This one is a freebie in more ways than one. As with all other performers at 95bFM’s bStreet Festival, Bridge Burner’s set was free entry. This review is also “free.” I didn’t arrange it with 13th Floor beforehand, I was at the gig in no role except a metal fan who liked Bridge Burner’s debut EP, and I’ll be sending it to my editor out of the blue just cause I want to write it.
First a bit of a segue: I visited friends in Wellington recently, and went to a tiny jazz school gig in the middle of that epic storm. I enthused to them that I loved the experience of simply having a group of passionate musicians in a small room, playing to the best of their talent because that’s what they did, that’s what they were. I mentioned that I was looking forward to discovering where those rooms happen in Auckland. Despite being a sharply different genre and venue, I felt that Bridge Burner’s set at Audio Foundation was one of those rooms. Playing to a dozen people or so, the trio played with an intensity that seemed self-contained, like if we all left they’d keep blasting fury into the empty room.
Dig into the past of Bridge Burner’s members and you find old familiar names: Witchrist, Diocletian, Ulcerate, Nullifier, 8 Foot Sativa. That experience was on show- the drums and guitar are tight. Performing without a bassist they stick closer than usual in the listener’s ear- rattling blast beats and snare hits talking to snarling riffs. The pace doesn’t let up much, but when it does they have time to cool off the assault and show off some smart tempo shifts, catchier rhythms and even the briefest moments of melody. Mostly though, we’re down in the gutter where it’s all distortion and violence.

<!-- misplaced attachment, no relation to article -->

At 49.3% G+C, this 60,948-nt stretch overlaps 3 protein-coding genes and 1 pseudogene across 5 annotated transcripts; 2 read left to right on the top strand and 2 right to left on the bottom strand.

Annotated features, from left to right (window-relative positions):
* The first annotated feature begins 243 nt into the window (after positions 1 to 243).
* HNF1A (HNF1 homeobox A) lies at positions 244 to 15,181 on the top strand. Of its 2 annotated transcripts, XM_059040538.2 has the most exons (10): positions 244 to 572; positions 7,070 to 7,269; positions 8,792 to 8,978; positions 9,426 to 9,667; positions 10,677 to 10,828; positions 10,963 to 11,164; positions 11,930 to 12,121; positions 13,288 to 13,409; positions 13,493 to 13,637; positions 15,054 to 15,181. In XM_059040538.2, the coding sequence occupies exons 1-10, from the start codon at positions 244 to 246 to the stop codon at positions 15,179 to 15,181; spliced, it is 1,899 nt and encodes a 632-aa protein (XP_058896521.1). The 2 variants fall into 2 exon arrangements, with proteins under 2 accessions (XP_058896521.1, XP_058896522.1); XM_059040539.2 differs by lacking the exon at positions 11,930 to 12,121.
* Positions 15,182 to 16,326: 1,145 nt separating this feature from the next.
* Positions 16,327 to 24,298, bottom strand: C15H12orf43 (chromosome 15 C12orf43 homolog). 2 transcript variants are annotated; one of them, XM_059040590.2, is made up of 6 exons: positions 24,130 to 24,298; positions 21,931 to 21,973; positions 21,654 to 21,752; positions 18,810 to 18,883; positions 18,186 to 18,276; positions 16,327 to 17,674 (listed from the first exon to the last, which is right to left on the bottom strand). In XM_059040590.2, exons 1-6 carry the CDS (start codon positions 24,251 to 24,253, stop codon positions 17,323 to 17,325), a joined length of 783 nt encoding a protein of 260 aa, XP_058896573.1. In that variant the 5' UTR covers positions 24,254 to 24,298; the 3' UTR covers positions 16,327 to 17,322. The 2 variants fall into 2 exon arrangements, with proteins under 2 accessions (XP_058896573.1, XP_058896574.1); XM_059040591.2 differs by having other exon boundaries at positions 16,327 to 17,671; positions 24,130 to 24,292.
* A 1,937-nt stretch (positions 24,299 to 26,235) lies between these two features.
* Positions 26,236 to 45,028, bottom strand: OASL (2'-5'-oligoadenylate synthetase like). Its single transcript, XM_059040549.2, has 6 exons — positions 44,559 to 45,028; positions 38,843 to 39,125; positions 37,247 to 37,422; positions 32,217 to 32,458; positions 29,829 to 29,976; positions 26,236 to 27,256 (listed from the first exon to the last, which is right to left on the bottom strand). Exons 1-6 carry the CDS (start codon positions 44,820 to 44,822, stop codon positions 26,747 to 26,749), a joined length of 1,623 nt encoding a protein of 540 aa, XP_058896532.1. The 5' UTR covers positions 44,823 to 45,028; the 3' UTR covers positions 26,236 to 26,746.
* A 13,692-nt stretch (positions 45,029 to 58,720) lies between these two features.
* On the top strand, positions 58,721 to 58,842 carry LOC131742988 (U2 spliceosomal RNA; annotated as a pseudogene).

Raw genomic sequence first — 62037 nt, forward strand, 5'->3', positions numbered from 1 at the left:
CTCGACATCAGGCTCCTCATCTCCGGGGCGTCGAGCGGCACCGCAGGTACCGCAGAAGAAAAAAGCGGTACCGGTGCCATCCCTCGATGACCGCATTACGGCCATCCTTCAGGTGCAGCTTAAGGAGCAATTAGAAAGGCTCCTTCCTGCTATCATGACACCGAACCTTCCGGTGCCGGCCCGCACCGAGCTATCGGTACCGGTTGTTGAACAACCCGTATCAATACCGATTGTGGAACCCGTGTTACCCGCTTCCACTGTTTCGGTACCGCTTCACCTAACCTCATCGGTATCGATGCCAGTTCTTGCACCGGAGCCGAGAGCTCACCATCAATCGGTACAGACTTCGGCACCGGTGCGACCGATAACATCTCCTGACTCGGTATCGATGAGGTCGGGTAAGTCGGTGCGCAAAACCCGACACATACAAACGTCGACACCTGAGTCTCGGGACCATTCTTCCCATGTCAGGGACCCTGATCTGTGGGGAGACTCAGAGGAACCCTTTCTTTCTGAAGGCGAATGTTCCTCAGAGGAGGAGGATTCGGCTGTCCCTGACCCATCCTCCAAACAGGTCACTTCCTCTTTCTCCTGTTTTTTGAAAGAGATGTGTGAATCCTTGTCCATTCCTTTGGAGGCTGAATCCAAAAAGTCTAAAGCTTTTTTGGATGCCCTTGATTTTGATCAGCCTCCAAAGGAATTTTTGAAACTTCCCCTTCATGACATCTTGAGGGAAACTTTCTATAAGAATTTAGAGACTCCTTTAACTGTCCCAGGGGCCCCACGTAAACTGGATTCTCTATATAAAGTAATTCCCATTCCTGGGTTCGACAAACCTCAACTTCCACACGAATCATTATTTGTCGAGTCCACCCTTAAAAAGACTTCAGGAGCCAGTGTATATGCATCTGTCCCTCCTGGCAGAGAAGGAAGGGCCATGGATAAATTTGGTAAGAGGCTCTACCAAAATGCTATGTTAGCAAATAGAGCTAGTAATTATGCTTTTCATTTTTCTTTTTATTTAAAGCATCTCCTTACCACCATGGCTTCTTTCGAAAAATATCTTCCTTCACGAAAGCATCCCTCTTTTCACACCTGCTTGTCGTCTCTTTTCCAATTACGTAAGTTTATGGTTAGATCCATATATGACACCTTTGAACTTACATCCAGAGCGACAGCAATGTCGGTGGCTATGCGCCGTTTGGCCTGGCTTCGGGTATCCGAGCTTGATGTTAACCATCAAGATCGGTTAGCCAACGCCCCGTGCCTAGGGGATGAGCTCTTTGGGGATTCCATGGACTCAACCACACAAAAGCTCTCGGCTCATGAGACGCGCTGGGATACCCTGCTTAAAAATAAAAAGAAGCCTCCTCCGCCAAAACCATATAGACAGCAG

It would be impressive if you could discern them live, or even much in the studio, but dig into vocalist Ben Read’s lyrics and you find nihilism and loathing mixed with punk’s hatred for injustice and rage for the vulnerable. Rape culture, inequality, self loathing and suicide, it’s a personal and societal mix that Bridge Burner seem very fucking pissed off about. Performed live, you might not hear the words but you’d have to be dead for Read’s performance not to make an impact. Throwing his body around over his growls and screams, beating his head with the microphone, clawing at his throat, it was visceral to witness. At times he even threw the mic down to throw his arms out and scream, face contorted, at the ceiling. Even against the talent of his bandmates, that ferocity was the highlight of the set for me. It lent the already pummeling music meaning, even if that meaning was a spiteful howl into the abyss. Sometimes that’s exactly what you need.
So that was Bridge Burner. If you like heavy music, see them. In fairness to bStreet, I should acknowledge there were in fact other acts performing. In our less than professionally minded wanderings we also enjoyed the funky electronic art grooves of Yoko Zuna, and the swirly shoegaze of Roy Irwin.